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7am producer Elle Marsh on who is responsible for protecting the detainees, and why the government should have seen this outbreak coming.

Inside Australia’s most dangerous hotel



As Australia wraps up its hotel quarantine program, one group of people will remain confined in hotel rooms indefinitely: people seeking asylum.

For the past year the Australian government has been forcibly detaining asylum seekers in an inner-city Melbourne hotel.

They have no access to fresh air and limited space to exercise. 

Then Covid-19 hit. The virus spread rapidly through the building, infecting many who are immunocompromised and unvaccinated. 

The outbreak has raised serious questions regarding the safety and treatment of those inside.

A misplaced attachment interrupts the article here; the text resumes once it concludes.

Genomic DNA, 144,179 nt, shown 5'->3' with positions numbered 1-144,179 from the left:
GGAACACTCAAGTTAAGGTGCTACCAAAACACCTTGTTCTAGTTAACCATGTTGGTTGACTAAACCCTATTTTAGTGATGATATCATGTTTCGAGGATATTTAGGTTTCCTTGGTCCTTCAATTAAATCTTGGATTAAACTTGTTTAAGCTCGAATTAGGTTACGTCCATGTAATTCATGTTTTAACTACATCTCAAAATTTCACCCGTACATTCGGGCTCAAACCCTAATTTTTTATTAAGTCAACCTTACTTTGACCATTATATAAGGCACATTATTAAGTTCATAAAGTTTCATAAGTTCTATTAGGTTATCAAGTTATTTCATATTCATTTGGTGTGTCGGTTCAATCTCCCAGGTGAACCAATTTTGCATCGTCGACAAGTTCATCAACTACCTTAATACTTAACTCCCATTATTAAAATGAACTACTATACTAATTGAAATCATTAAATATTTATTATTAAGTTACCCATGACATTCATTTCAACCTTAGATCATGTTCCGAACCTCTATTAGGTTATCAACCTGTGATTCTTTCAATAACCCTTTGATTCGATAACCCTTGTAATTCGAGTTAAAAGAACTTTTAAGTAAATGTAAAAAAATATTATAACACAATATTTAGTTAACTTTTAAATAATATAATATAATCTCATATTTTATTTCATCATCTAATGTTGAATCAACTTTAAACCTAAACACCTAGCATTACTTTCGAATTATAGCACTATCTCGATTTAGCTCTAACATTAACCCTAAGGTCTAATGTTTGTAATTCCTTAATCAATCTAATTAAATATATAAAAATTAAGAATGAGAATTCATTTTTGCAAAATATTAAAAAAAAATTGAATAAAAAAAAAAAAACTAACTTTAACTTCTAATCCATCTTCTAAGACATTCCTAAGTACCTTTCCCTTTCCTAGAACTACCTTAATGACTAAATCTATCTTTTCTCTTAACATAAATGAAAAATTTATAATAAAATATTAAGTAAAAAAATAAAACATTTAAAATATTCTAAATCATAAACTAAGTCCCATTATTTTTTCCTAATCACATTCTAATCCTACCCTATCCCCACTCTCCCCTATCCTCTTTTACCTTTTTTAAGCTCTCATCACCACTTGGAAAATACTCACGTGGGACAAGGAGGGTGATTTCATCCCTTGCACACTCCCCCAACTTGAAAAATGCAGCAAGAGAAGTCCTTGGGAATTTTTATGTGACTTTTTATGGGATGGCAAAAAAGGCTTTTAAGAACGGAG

Today, 7am producer Elle Marsh on who is responsible for protecting the detainees, and why the government should have seen this outbreak coming.

 

Guest: Producer for 7am, Elle Marsh.

 

Show Transcript

[Theme music starts]

 

RUBY:

 

From Schwartz Media, I’m Ruby Jones. This is 7am

 

As Australia wraps up it’s hotel quarantine program, one group of people will remain confined in hotel rooms indefinitely: people seeking asylum.

 

For the past year the Australian government has been forcibly detaining asylum seekers in an inner-city Melbourne hotel.
 

They have no access to fresh air, and limited space to exercise. 

 

Then Covid-19 hit. The virus spread rapidly through the building, infecting many who are immunocompromised and unvaccinated. 

 

The outbreak has raised serious questions regarding the safety and treatment of those inside.

 

Today, 7am producer Elle Marsh, on who is responsible for protecting the detainees, and why the government should have seen this outbreak coming.

 

It’s Thursday, November 25. 

 

[Theme music ends]

 

RUBY: